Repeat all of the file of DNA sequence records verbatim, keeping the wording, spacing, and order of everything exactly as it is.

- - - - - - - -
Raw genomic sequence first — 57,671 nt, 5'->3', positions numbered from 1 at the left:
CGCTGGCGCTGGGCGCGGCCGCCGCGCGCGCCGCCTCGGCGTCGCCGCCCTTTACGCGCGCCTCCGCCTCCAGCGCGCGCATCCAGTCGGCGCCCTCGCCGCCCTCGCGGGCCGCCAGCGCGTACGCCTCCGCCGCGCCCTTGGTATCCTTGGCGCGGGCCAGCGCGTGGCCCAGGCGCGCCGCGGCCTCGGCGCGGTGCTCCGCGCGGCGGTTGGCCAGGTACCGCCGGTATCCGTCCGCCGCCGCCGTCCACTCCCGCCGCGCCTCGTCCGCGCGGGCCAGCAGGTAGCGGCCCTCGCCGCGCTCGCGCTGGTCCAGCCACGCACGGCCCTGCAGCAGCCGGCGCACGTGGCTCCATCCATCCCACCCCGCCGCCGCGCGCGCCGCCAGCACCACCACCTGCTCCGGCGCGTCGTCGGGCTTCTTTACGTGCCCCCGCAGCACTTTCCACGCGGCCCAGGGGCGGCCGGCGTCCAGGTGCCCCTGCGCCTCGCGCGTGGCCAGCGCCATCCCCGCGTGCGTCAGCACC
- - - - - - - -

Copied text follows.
Raw genomic sequence first — 57,671 nt, 5'->3', positions numbered from 1 at the left:
CGCTGGCGCTGGGCGCGGCCGCCGCGCGCGCCGCCTCGGCGTCGCCGCCCTTTACGCGCGCCTCCGCCTCCAGCGCGCGCATCCAGTCGGCGCCCTCGCCGCCCTCGCGGGCCGCCAGCGCGTACGCCTCCGCCGCGCCCTTGGTATCCTTGGCGCGGGCCAGCGCGTGGCCCAGGCGCGCCGCGGCCTCGGCGCGGTGCTCCGCGCGGCGGTTGGCCAGGTACCGCCGGTATCCGTCCGCCGCCGCCGTCCACTCCCGCCGCGCCTCGTCCGCGCGGGCCAGCAGGTAGCGGCCCTCGCCGCGCTCGCGCTGGTCCAGCCACGCACGGCCCTGCAGCAGCCGGCGCACGTGGCTCCATCCATCCCACCCCGCCGCCGCGCGCGCCGCCAGCACCACCACCTGCTCCGGCGCGTCGTCGGGCTTCTTTACGTGCCCCCGCAGCACTTTCCACGCGGCCCAGGGGCGGCCGGCGTCCAGGTGCCCCTGCGCCTCGCGCGTGGCCAGCGCCATCCCCGCGTGCGTCAGCACC